Argentinian Flank Steak

It’s been awhile since I’ve posted up anything new here or even cooked anything. We’ve been pretty busy lately. We took a short trip to Vegas and then after returning home, less than 10 hours later we had to jump on another plane and fly to Corpus Christi to attend a funeral. So we’ve been on the go 9 days straight. Finally got home Sunday night. Yesterday the urge hit me….that “I got to cook something over fire” urge. A quick inventory into the fridge produced this

Rancher’s Reserve Flank Steak
That sounded like the start of a plan. We haven’t done steak in a while. We like flank steak because it’s a relatively healthy cut of beef, pretty lean and we can get some leftovers out of it. But how to season it? A quick look into our over flowing spice cabinet turned out this
Willaims-Sonoma Argentine Rub
This is a rub that my Brother-In-Law gave me for Christmas last year. It’s very aromatic and compliments beef quite well. The only thing I don’t like about it is that they discontinued it, so when its gone….its gone. Then I’ll have to search out a new one or come up with a rub of my own.
Got the Egg fired up to about 600 F and threw in a couple of chunks of mesquite to add a touch of smoke flavor and we were ready to go.
Flaming hot grill
I cooked the steak for 2 minutes and then turned it 90 degrees for another 2 minutes to try to get some nice grillmarks on the steak. Then I flipped it and repeated on the other side.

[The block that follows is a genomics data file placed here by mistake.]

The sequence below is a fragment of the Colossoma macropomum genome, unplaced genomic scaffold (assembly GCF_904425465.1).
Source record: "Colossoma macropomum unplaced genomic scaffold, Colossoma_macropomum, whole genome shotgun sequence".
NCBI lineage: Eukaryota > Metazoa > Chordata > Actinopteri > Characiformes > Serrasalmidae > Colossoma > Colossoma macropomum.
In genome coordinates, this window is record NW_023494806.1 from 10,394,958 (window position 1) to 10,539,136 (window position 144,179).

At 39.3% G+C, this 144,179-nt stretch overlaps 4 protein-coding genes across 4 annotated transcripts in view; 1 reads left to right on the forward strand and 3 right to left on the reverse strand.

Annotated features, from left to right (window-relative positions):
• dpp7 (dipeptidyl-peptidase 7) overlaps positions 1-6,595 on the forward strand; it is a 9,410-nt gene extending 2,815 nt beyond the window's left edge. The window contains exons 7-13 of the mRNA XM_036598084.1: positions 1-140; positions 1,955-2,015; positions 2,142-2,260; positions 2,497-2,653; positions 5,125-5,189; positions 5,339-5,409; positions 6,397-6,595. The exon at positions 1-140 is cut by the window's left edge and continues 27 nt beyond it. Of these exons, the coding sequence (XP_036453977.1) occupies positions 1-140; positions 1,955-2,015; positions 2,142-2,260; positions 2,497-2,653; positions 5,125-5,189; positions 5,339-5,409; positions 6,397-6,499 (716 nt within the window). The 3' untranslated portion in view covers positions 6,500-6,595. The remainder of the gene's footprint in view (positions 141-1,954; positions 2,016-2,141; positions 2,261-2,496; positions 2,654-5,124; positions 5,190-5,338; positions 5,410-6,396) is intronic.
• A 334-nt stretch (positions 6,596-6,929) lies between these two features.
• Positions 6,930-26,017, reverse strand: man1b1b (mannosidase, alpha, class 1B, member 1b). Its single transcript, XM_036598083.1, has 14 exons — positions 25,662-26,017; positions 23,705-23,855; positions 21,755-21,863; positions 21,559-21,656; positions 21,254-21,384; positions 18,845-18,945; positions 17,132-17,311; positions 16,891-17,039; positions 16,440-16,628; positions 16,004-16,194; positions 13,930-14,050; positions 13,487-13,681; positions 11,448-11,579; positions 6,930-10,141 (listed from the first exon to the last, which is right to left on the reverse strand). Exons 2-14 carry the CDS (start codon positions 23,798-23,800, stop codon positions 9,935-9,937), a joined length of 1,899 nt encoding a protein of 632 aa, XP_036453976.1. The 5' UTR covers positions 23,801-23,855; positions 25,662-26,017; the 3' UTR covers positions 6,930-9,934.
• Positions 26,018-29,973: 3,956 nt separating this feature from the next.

Cooking away
Did I mention how nice its been outside? After 70+ days of 100+ temperatures, we are finally starting to see some signs of fall.
Thermapen showing the outside temperature
After checking the steak with my trusty thermapen to ensure that we had reached a nice medium rare, I pulled the flank steak off and let it rest, loosely covered for 10 minutes. This resting period is very important when cooking steaks. Most people want to take that steaming hot, juicy hunk of beef off the grill and cut right into it. Don’t do this! Fight that urge! When you cook over high heat, that heat causes the muscle fibers to tighten up and forces all the juices inside the steak towards the center. If you cut it right away, those juices will flow out and you will be left with a dry slab of beef sitting in a puddle of juice. Resting it allows the steak to cool off slightly, those muscle fibers to relax and the juices to redistribute throughout the steak preventing that flood of juices when you make that first cut.
Steak off the grill, ready to be loosely foiled and rest for 10 minutes
Make sure that when you rest the steak, you loosely tent it with foil. Do not wrap it tightly or allow the foil to touch the steak or it will cause the crust on the exterior of the steak to soften.

Sliced up
Still had some pink in the middle, but I think I overshot it just a tad, especially on the thinner end of the steak.
Plated up
Here is the final plating along with broccoli in a cheese sauce and some potatoes that Stacie cooked up in the oven. I think it came out pretty well, but next time I might pull the steak a tad earlier as we like it a little more rare than this.  What meal is complete without a little dessert?

2 thoughts on “Argentinian Flank Steak

  1. Very nice! Excellent looking meal, as always! I’ll have to go to Williams and Sonoma to pick up some of that rub, if it’s still there…we’ll see. Hope you and the family are doing well.

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